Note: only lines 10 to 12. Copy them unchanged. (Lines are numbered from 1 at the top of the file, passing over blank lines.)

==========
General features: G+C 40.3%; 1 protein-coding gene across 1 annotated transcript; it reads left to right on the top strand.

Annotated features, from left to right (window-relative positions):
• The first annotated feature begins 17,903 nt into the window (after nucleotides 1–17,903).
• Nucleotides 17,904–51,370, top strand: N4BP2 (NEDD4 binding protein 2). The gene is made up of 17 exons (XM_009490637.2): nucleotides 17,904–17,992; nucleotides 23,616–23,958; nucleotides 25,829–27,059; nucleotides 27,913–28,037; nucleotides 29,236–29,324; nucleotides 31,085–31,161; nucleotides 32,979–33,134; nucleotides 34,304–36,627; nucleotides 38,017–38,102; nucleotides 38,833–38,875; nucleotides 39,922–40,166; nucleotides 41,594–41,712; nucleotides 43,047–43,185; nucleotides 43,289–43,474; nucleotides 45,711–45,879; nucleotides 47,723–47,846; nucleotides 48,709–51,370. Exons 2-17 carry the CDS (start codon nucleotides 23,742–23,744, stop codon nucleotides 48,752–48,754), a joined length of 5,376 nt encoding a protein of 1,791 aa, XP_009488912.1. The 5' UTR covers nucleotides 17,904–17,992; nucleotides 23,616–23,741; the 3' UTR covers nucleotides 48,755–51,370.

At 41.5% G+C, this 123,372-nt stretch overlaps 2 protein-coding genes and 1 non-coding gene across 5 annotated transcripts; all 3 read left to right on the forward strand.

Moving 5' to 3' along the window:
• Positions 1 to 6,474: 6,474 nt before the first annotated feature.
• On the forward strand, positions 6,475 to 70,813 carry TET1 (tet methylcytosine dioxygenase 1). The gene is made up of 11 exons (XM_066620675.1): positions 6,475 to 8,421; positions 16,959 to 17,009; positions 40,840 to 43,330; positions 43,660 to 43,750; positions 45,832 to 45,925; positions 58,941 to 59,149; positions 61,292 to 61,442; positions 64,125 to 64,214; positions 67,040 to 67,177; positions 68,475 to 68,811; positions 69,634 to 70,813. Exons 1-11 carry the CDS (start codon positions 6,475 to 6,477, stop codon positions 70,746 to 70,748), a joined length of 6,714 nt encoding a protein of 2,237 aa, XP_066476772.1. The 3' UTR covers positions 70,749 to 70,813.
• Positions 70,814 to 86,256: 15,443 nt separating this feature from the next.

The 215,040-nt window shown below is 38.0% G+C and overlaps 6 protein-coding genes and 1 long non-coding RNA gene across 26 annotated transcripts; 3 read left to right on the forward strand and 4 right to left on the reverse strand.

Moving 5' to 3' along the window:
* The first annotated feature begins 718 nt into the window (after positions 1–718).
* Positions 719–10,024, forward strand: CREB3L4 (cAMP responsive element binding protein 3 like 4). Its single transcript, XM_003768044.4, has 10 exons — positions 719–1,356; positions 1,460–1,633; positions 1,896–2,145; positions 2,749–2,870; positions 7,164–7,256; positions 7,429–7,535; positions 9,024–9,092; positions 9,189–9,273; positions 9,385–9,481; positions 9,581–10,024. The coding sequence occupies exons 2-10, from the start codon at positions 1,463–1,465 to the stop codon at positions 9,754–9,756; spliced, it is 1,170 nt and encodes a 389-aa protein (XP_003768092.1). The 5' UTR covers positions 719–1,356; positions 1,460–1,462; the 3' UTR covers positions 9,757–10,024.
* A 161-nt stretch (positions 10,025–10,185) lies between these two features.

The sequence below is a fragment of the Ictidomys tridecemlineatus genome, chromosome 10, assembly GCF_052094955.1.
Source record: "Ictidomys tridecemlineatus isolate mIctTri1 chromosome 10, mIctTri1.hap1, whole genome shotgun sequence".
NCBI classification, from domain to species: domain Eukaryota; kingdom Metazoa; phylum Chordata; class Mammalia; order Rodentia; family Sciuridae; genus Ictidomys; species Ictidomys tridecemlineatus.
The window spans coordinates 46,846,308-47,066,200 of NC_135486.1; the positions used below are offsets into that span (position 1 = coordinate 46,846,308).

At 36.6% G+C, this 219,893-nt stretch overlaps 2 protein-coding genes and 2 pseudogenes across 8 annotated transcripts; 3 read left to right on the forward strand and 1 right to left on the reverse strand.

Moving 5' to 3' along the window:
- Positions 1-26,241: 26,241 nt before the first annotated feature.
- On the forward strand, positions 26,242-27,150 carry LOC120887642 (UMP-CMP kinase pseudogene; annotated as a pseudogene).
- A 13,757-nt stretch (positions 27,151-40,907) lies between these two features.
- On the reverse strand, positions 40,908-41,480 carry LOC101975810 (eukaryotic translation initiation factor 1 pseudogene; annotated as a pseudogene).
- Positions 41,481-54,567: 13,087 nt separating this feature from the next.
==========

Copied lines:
The 215,040-nt window shown below is 38.0% G+C and overlaps 6 protein-coding genes and 1 long non-coding RNA gene across 26 annotated transcripts; 3 read left to right on the forward strand and 4 right to left on the reverse strand.

Moving 5' to 3' along the window:
* The first annotated feature begins 718 nt into the window (after positions 1–718).